Not merely an international authority on ceramics of many kinds, he was also the longstanding director of the Asian, Islamic and European ceramics departments at Christie’s, all of which he had created as specialised spin-offs from Christies’ revered ‘Furniture Department’ after the late 1960s.
Anthony John Houssemayne du Boulay was born of Huguenot stock as the last of five children in a land-based naval family.
He joined Winchester College in 1943, and remained a faithful alumnus, presenting it with a group of his Chinese ceramics in autumn 2021.
While at Winchester, aged 16, he bought his first major piece of porcelain, although it would take him (and many other specialists) several decades to identify that what he had bought in a job lot at a house sale in Eastleigh was a unique vase and cover: the largest vessel surviving from London’s ‘lost’ porcelain factory at Vauxhall Cross.
Anthony joined Christie’s in 1949 as junior cataloguer in the furniture department handling all ‘decorative arts’ from Roman glass and Nymphenburg porcelain to Renaissance bronzes and Ming jades. Increasingly focused on ceramics, he was luckily taken under the wing of a generous mentor, the scholarly Jim Kiddell at competitor Sotheby’s.
Christie’s was best known for its ‘country house’ connections, its Chinese art auctions offering more Chinese export porcelain, not classical domestic-market Chinese ceramics which traditionally Sotheby’s sold in Bond Street.
An active member of the Oriental Ceramic Society, Anthony met all the ‘great and the good’ English collectors.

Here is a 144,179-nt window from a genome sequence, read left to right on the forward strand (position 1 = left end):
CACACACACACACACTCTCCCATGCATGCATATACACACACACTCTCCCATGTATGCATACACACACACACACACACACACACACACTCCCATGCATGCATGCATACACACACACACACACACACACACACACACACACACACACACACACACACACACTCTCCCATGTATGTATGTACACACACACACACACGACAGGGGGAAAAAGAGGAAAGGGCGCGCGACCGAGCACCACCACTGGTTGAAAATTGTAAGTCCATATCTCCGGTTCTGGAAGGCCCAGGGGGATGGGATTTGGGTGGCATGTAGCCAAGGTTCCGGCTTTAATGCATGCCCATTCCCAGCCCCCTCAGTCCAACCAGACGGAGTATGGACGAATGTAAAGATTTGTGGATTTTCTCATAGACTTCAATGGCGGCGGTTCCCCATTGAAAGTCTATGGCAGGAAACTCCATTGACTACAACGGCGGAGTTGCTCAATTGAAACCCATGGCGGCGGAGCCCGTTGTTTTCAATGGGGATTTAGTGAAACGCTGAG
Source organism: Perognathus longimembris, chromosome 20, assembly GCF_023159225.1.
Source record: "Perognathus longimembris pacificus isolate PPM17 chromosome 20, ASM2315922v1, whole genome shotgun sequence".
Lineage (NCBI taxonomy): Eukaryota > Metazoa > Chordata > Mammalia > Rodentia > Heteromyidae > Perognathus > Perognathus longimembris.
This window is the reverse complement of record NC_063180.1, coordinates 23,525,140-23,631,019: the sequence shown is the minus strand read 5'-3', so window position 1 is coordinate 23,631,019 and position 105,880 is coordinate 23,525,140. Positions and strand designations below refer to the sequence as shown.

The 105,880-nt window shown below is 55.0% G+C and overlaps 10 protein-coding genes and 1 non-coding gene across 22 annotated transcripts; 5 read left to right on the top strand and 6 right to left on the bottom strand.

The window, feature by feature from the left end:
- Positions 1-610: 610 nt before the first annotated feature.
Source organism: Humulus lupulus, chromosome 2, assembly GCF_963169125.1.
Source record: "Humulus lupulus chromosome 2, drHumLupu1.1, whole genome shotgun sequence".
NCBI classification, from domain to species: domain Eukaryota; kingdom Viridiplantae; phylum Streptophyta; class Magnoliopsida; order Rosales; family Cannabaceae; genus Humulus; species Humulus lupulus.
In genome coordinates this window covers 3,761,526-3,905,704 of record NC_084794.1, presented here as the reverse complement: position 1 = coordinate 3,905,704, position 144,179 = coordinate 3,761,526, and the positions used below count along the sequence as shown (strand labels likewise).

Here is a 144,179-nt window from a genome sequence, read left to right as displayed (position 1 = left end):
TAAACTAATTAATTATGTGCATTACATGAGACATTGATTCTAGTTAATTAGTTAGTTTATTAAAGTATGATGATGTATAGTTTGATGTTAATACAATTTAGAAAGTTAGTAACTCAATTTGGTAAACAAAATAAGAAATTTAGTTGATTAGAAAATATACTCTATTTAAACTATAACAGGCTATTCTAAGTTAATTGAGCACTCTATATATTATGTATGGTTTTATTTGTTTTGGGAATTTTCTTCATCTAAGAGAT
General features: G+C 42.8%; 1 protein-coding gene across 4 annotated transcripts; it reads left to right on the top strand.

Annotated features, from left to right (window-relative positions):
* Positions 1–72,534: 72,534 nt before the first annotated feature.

In the late 1950s-60s, he encouraged an offshoot of younger OCS members, the ‘Eastern Art Society’, which visited collectors mainly living in and around London. Anthony made friends with a number of these collectors, in particular his fellow-Wykehamist Major Montagu and Lady Eileen Duberly; the famous Mrs Dreyfus; Mrs Otto Harriman; and Mrs Walter Sedgwick, one of whose favourite delights after a good dinner at her house in Edwardes Square was apparently to blindfold her more opinionated Chinese-collecting guests, and invite them to identify – by touch alone – which was her 15th century ‘Chicken’ cup (now worth £20m) and the other her 18th century copy (now a mere £500,000)
With the exception of a very few overseas scholars, London-based specialists knew more than everyone about assessing and dating Chinese art, the museum collections complemented by regular London auctions of fine old collections.
Anthony made a study collection, finally sold at Bonhams in 2003, reflecting his own interest in monochromes and later Ming wares, leavened by notable Imperial pieces.
Anthony retired from Christie’s in 1980, after auctioning some of the finest Asian and European ceramics offered over 30 years. In building Christie’s reputation as one of the world’s two leading auction houses of Chinese art, he laid the foundations for the colossal expansion in the Asian art business.
Having written three practical illustrated books and many articles on Chinese ceramics at Christie’s, he published in 2019 a catalogue of Winchester’s Duberly Collection.
For the first time, he systematically examined and inventoried the ceramic holdings of The National Trust. His active and generous patronage of the French Porcelain Society led to his election as its president, complementing his earlier election to the Oriental Ceramic Society Council.
Anthony’s affection for all ‘pots’ balanced a sharp eye honed by decades of identifying and authenticating them.
Socially confident and entertaining, a traveller who enjoyed exploring Europe and the US, and an outstanding Olympic-level skier, he was never shy to venture an opinion, but sensitive enough to soften forthright opinions whenever his devoted wife Judith interposed a laconic but icy aside, “Really, Anthony…!”
Anthony survived Judith by only a few weeks, and they had no children; but as Anthony always said, Judith was “the most valuable discovery” of his life. Anthony never lost his discerning eye, nor his absolute affection for Judith, his family, his friends and his collections.